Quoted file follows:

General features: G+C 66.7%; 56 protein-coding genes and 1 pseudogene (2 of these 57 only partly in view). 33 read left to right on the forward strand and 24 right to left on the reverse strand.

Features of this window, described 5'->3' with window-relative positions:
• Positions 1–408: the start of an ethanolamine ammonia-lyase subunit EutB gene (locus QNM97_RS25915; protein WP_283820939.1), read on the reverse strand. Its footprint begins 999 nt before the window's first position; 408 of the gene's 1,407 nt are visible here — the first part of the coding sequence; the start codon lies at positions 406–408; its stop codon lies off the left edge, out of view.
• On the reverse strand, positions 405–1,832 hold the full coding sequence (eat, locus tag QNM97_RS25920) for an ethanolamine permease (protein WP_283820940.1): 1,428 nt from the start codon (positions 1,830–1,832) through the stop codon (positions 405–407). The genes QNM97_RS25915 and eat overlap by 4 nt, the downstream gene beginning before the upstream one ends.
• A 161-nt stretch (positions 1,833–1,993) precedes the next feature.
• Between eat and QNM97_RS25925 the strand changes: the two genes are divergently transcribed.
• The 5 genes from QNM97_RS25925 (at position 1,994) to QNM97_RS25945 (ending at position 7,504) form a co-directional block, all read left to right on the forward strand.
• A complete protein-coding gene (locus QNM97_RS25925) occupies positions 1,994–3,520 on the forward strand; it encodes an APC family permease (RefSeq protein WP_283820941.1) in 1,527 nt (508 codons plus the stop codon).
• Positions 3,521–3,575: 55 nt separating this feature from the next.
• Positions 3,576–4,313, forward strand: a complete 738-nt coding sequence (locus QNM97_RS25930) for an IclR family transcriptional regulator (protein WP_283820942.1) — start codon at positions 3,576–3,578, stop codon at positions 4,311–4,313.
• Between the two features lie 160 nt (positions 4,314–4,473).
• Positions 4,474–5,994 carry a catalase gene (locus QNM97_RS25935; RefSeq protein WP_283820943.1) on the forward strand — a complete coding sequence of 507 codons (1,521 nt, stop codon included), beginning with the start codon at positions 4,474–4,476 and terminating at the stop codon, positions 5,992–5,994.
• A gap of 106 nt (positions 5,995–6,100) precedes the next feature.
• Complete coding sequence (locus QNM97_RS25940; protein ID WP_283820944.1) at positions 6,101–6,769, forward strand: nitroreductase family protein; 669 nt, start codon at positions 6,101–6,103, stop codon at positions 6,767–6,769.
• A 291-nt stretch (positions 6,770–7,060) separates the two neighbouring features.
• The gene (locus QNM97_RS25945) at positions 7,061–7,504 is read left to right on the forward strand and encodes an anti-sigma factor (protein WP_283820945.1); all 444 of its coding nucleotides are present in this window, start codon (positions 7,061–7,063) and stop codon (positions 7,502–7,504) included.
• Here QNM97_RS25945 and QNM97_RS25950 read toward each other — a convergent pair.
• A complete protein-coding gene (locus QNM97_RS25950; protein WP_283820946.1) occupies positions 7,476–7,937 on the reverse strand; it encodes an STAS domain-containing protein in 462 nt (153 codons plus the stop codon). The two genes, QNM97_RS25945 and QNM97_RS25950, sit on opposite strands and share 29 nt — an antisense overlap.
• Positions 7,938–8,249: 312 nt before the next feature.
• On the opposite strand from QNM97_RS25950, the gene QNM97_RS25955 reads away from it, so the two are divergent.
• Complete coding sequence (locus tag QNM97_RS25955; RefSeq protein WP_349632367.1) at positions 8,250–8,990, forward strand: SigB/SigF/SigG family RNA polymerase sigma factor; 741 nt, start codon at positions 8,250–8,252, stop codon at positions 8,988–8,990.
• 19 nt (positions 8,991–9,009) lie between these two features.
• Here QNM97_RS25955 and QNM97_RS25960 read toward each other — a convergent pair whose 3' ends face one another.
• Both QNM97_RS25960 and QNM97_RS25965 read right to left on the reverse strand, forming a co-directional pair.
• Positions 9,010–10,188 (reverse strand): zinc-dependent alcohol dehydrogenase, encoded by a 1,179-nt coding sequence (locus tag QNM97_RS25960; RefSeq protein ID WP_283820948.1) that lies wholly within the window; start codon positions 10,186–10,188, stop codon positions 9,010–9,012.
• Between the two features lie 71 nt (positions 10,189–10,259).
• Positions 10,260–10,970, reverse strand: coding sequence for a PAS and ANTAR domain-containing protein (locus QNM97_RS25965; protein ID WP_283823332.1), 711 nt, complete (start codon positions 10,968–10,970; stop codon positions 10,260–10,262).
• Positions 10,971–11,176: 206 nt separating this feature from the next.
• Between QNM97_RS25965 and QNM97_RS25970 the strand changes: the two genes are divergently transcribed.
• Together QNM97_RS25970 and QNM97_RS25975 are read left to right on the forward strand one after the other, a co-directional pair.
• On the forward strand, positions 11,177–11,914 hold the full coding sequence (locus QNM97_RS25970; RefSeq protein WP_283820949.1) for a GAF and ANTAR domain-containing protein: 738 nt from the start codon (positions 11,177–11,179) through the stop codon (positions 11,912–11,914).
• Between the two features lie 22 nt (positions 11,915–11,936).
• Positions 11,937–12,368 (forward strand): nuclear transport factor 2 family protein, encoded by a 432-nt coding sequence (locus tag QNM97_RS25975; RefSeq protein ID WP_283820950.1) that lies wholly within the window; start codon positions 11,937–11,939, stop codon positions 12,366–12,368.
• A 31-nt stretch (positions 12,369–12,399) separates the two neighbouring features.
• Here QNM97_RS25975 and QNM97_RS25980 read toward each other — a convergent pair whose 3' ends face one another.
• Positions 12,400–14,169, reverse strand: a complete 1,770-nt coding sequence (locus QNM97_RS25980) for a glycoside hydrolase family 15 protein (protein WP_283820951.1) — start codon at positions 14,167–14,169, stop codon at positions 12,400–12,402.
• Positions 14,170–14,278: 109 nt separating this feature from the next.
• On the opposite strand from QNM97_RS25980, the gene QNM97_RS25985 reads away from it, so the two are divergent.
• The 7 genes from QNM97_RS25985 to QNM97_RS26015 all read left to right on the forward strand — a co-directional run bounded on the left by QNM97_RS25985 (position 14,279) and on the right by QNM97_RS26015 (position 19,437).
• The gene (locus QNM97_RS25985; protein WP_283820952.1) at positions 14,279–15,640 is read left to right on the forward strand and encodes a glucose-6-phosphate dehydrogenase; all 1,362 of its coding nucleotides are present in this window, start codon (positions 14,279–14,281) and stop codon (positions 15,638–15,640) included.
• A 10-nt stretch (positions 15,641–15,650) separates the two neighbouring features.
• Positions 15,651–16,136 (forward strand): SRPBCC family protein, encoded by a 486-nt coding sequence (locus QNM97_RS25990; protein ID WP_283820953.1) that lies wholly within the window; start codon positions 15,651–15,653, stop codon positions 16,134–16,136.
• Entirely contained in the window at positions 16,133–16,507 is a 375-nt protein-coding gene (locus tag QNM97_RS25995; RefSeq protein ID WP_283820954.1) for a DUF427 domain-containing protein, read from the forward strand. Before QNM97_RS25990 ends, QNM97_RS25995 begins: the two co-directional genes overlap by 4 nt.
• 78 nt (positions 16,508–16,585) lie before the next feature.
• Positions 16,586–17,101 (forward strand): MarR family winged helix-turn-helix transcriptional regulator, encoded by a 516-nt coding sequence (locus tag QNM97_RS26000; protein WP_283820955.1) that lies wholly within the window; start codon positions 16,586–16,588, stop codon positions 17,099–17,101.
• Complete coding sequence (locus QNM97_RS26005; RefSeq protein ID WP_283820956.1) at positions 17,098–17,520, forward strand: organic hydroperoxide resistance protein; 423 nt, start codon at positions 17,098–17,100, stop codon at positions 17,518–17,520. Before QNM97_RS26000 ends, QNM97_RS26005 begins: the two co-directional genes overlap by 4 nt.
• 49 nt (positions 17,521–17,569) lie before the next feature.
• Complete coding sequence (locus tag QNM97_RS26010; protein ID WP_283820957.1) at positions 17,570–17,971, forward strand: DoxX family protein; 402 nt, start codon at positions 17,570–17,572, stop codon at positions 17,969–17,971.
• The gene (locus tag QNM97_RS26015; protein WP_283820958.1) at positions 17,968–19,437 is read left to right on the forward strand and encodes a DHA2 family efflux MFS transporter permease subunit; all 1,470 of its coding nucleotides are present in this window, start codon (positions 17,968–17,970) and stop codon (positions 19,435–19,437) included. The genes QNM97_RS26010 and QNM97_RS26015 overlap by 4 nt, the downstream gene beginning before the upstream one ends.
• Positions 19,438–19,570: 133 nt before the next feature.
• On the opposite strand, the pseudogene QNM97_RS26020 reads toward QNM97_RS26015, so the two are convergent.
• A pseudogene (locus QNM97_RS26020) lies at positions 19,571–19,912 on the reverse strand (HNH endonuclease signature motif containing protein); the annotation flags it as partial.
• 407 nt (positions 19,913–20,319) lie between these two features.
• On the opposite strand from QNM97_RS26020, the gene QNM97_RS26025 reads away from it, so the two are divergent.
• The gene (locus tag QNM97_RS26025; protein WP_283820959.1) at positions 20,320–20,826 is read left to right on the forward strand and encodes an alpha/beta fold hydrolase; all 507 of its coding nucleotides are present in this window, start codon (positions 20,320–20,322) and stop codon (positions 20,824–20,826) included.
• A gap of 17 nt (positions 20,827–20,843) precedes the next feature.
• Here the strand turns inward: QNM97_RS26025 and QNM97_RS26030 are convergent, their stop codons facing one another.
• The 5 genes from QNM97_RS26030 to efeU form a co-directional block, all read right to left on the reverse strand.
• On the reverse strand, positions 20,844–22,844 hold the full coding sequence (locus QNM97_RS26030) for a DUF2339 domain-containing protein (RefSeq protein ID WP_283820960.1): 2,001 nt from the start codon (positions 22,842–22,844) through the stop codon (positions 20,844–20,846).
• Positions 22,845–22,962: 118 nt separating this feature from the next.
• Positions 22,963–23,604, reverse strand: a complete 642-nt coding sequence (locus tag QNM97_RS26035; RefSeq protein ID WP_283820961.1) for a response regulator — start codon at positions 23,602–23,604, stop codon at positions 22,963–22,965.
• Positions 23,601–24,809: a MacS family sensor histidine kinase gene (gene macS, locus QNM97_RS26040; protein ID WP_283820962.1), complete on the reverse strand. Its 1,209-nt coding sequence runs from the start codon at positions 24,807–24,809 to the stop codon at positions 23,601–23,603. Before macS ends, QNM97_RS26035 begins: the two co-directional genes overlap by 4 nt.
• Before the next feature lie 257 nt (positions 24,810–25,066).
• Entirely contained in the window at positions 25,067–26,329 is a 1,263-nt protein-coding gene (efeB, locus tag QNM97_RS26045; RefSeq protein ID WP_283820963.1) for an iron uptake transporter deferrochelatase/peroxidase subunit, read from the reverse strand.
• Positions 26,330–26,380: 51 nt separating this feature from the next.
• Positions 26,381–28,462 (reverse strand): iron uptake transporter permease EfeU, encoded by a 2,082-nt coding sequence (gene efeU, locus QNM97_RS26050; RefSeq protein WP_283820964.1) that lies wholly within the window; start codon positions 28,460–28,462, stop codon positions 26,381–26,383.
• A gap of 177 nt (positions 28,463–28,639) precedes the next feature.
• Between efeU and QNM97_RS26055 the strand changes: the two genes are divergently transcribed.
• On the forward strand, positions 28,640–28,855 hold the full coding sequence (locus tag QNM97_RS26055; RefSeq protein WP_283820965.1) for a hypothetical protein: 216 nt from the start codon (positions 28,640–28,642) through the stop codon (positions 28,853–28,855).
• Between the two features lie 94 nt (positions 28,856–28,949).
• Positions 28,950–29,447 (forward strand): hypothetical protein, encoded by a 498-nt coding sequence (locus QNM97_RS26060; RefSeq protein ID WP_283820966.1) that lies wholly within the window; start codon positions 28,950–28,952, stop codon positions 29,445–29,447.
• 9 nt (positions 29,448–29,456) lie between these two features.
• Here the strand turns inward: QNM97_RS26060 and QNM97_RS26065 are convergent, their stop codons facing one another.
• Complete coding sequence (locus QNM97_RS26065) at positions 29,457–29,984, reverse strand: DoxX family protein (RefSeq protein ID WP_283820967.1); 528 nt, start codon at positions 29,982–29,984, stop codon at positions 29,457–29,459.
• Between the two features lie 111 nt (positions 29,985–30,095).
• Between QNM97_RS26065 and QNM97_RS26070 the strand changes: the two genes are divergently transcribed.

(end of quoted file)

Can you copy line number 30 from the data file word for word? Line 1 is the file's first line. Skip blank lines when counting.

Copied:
• Together QNM97_RS25970 and QNM97_RS25975 are read left to right on the forward strand one after the other, a co-directional pair.